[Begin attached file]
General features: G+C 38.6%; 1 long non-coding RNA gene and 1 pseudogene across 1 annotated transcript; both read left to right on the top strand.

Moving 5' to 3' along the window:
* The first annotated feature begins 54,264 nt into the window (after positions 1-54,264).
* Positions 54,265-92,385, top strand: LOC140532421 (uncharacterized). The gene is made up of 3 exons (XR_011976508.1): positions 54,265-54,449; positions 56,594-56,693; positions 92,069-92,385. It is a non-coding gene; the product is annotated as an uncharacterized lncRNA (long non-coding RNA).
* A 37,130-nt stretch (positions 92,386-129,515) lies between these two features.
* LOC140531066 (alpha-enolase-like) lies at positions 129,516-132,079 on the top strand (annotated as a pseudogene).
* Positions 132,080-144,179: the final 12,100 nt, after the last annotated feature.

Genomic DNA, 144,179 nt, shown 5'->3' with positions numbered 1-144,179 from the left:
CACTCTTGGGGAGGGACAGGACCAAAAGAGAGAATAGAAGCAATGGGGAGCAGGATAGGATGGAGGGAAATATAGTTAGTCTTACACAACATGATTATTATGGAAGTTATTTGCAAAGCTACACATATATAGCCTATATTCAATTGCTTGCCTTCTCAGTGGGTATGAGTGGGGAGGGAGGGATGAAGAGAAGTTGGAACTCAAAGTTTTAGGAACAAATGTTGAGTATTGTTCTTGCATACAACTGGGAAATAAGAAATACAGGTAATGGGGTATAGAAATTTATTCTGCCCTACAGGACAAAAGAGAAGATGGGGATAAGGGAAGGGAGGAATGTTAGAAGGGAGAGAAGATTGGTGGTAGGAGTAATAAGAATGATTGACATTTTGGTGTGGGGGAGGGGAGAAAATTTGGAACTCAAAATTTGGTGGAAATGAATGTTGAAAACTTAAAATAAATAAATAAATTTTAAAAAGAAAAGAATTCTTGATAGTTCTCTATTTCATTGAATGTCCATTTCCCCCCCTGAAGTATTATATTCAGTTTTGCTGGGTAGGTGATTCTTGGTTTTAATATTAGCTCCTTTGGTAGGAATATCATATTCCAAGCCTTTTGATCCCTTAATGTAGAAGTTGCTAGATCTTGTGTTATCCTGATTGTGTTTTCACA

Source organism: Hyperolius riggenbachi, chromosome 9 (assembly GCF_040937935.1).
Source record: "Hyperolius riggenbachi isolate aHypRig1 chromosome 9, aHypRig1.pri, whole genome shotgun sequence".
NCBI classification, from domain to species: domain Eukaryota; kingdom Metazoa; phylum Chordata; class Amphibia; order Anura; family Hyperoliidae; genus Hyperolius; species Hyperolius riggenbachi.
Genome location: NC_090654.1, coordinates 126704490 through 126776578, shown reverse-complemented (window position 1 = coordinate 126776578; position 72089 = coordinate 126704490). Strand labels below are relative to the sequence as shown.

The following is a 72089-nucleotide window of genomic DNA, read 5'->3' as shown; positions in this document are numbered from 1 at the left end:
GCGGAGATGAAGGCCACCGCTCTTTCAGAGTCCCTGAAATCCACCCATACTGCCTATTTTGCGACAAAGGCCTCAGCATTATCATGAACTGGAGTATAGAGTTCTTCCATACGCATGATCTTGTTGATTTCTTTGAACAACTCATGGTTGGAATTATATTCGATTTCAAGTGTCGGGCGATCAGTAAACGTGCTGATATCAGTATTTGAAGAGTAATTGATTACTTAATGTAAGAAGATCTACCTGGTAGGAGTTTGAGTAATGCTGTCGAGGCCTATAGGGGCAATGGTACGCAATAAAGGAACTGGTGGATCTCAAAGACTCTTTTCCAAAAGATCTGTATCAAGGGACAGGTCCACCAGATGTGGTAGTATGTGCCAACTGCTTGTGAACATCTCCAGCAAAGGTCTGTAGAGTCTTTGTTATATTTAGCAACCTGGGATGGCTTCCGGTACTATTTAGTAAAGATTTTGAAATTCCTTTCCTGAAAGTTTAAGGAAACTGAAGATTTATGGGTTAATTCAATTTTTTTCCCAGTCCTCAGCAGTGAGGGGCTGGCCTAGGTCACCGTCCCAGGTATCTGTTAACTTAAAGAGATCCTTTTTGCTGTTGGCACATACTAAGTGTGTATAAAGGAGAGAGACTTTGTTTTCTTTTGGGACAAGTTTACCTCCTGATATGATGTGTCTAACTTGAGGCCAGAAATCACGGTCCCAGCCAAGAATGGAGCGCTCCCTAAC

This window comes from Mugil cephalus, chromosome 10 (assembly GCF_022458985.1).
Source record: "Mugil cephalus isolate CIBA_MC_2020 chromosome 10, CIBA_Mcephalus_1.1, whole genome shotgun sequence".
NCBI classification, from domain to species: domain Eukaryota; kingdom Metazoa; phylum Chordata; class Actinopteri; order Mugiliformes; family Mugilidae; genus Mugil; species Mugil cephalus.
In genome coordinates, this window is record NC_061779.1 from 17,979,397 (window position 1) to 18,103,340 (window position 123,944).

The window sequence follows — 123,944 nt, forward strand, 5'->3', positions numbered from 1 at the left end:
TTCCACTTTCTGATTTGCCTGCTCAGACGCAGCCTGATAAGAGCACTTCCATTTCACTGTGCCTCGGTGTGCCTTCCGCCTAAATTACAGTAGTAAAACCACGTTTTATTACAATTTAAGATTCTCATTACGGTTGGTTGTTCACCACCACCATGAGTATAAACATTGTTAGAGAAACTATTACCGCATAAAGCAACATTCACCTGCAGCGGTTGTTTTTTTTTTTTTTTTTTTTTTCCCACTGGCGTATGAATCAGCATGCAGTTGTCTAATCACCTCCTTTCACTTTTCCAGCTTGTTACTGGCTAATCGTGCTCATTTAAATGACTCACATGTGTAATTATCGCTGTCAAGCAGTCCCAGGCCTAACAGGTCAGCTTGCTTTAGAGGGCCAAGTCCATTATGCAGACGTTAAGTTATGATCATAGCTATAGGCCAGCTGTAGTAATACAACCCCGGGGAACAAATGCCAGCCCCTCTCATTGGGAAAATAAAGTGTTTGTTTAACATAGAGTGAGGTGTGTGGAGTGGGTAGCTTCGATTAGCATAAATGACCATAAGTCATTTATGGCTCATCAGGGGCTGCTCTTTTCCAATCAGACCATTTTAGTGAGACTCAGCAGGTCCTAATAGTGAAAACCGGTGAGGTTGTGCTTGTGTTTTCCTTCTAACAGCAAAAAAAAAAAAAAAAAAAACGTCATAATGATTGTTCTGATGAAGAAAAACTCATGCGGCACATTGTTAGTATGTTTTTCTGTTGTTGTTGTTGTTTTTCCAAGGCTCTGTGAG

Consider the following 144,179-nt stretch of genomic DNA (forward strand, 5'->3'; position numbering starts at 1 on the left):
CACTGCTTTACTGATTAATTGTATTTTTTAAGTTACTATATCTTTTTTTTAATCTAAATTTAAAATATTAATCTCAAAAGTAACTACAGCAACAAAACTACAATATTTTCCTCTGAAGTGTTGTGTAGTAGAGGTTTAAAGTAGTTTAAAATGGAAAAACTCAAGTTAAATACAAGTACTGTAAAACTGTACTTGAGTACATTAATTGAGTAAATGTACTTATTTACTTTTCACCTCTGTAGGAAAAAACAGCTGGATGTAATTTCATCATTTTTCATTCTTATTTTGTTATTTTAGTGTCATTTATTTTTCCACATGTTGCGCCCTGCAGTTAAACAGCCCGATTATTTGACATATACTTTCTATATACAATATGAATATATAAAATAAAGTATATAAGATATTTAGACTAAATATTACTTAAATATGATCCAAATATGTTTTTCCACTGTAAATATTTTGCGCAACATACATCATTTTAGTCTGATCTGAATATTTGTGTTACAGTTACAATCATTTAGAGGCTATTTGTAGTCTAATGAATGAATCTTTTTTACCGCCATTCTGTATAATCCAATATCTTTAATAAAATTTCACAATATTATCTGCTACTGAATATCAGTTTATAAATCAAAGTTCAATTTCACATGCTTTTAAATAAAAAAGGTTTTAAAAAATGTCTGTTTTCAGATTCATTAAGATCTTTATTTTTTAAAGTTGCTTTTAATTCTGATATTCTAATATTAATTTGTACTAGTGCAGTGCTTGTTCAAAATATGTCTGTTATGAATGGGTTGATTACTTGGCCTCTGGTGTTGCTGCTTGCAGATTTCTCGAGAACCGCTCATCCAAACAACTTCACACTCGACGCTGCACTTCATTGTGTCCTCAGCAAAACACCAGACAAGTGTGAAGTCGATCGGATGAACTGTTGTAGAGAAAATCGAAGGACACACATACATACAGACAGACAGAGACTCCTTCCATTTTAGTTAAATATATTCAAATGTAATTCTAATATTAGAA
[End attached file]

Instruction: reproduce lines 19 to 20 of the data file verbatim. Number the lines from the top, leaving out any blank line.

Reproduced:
In genome coordinates, this window is record NC_061779.1 from 17,979,397 (window position 1) to 18,103,340 (window position 123,944).

The window sequence follows — 123,944 nt, forward strand, 5'->3', positions numbered from 1 at the left end: